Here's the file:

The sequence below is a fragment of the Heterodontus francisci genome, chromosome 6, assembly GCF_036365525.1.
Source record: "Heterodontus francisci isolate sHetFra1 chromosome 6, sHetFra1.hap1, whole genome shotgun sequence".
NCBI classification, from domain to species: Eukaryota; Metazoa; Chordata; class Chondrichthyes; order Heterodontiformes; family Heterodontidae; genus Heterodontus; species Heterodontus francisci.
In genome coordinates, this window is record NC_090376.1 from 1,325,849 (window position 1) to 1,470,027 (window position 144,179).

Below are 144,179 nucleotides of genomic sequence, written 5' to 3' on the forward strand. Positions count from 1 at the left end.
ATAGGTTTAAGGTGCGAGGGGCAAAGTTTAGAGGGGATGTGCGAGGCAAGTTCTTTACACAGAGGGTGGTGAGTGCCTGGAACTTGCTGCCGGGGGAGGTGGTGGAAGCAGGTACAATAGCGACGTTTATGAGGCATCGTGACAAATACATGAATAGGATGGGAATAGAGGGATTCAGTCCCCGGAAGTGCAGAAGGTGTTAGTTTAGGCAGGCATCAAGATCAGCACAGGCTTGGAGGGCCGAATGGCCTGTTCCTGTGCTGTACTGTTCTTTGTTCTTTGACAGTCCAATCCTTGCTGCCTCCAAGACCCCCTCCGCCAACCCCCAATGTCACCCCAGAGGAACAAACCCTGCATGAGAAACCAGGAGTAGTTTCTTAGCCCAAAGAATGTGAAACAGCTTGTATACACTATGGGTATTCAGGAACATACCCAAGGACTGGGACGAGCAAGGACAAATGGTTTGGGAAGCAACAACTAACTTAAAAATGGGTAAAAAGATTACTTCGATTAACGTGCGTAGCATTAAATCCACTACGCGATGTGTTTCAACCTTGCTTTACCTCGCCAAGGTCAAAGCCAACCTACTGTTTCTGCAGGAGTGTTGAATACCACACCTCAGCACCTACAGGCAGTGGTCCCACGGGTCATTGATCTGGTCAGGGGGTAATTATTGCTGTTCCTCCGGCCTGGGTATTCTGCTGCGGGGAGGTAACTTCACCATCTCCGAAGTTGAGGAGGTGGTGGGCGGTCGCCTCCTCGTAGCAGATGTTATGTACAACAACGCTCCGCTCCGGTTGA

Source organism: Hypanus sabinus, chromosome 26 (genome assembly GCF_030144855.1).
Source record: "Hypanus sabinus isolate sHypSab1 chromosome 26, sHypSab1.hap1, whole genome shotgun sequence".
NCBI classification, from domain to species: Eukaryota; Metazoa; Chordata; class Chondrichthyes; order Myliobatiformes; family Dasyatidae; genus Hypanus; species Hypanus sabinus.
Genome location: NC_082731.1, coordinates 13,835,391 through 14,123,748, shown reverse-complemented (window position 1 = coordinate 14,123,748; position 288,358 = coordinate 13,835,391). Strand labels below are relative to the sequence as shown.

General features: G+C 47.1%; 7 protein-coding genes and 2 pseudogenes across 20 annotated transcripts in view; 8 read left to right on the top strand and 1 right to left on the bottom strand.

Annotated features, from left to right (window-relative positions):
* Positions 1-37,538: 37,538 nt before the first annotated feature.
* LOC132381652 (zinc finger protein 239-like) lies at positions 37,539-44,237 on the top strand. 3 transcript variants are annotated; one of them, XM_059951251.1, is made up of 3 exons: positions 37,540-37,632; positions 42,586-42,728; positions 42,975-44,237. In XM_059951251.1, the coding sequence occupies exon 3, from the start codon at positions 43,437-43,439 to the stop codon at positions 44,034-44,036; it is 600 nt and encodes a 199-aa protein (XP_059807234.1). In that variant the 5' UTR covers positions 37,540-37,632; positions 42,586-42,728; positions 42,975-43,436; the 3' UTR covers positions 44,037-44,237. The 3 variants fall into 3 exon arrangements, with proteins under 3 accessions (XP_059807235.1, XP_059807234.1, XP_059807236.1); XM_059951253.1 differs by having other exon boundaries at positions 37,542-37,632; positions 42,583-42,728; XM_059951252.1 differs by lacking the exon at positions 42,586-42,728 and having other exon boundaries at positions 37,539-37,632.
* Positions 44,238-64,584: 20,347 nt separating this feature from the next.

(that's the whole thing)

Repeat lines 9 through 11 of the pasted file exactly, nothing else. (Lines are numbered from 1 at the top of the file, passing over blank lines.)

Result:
NCBI classification, from domain to species: Eukaryota; Metazoa; Chordata; class Chondrichthyes; order Myliobatiformes; family Dasyatidae; genus Hypanus; species Hypanus sabinus.
Genome location: NC_082731.1, coordinates 13,835,391 through 14,123,748, shown reverse-complemented (window position 1 = coordinate 14,123,748; position 288,358 = coordinate 13,835,391). Strand labels below are relative to the sequence as shown.

General features: G+C 47.1%; 7 protein-coding genes and 2 pseudogenes across 20 annotated transcripts in view; 8 read left to right on the top strand and 1 right to left on the bottom strand.